Fifty years ago, 1969 ...
* ‘Clean Up TV’ campaigner Mary Whitehouse came to Boston.
I don’t say television is solely responsible, but it has probably had the biggest single contribution.
Mrs Whitehouse was the main speaker at a one-day conference held by the Christian Education Movement at Blackfriars.
That evening, she gave a speech at Woodhall Spa to an audience of 60 mums, dads, and grandparents, plus a couple of teenagers (who walked out halfway through).
Speaking about the impact of TV on society, she said crime was on the increase, as was venereal disease, breakdowns in mental health, illegitimacy, and broken homes.
“I don’t say television is solely responsible, but it has probably had the biggest single contribution,” she said.
* A Phantom jet aircraft from RAF Coningsby crashed in a field near the centre of Miningsby, between Boston and Horncastle.
The two occupants used their ejector seats and parachuted to safety.
Parts of the aircraft were scattered over two fields, while one engine and the tail assembly came to rest on the edge of a spinney surrounding Miningsby Grange and only a few yards from a bungalow.
Fuel tanks exploded and parts of the plane burst into flames after the crash.
Twenty years ago, 1999 ...
* After 135 years, J. W. Loveley and Son, the Boston bakers and confectioners, was closing down.
Loveley’s was set up by John Loveley in Dolphin Lane in 1854; he was aged 17 at the time.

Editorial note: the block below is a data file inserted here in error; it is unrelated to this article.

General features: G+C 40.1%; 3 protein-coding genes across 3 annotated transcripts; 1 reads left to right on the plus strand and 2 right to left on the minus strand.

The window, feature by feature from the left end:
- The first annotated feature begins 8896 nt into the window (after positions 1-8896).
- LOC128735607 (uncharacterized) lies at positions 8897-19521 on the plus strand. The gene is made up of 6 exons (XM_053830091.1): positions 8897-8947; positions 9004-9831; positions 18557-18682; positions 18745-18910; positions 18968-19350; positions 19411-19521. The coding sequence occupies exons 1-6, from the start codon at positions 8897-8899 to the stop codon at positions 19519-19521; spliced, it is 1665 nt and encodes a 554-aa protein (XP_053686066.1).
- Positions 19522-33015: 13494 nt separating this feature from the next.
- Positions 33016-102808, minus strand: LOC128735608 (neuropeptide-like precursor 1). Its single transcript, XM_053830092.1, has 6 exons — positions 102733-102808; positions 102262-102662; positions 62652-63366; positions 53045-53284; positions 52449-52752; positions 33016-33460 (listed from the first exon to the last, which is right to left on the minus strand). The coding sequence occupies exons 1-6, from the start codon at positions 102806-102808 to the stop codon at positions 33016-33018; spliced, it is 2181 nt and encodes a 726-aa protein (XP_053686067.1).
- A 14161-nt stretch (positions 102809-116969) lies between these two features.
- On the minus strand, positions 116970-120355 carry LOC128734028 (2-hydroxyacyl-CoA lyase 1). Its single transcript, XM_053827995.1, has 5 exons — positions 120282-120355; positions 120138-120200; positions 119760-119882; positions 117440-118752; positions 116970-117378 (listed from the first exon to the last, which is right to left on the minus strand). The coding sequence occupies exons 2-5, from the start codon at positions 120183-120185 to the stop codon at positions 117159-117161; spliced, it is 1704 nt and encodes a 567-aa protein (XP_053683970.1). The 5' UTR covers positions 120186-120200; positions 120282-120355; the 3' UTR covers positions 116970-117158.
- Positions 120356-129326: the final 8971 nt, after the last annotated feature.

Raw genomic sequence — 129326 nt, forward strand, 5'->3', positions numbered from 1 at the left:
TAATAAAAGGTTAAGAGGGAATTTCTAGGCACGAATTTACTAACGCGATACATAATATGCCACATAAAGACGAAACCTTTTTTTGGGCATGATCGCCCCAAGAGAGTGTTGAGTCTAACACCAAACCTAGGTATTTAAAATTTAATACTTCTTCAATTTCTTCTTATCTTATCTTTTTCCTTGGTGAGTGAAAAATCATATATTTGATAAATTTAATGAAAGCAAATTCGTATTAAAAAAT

About 25 years later, it moved to the Market Place where for a period the family also ran a hotel.
In the early 1990s, it re-located back to Dolphin Lane.
At the time of its closure, it was being run by John Loveley’s great-grandson, also called John Loveley.
With no one in the family to take over the business, it was due to close on Saturday, July 15.
“It’s going to be a wrench. I started learning the trade when I was about seven and they gave me a special, small tray which held just six loaves. It was all I could manage to carry,” said Mr Loveley.
The premises had been bought by Boston butcher John Swain.
* Industrial action brought the Port of Boston to a standstill.
Some 89 dockers staged an all-out strike following the abolition of the National Dock Labour Scheme.
The scheme licensed dock employers and provided job-for-life security for dockers.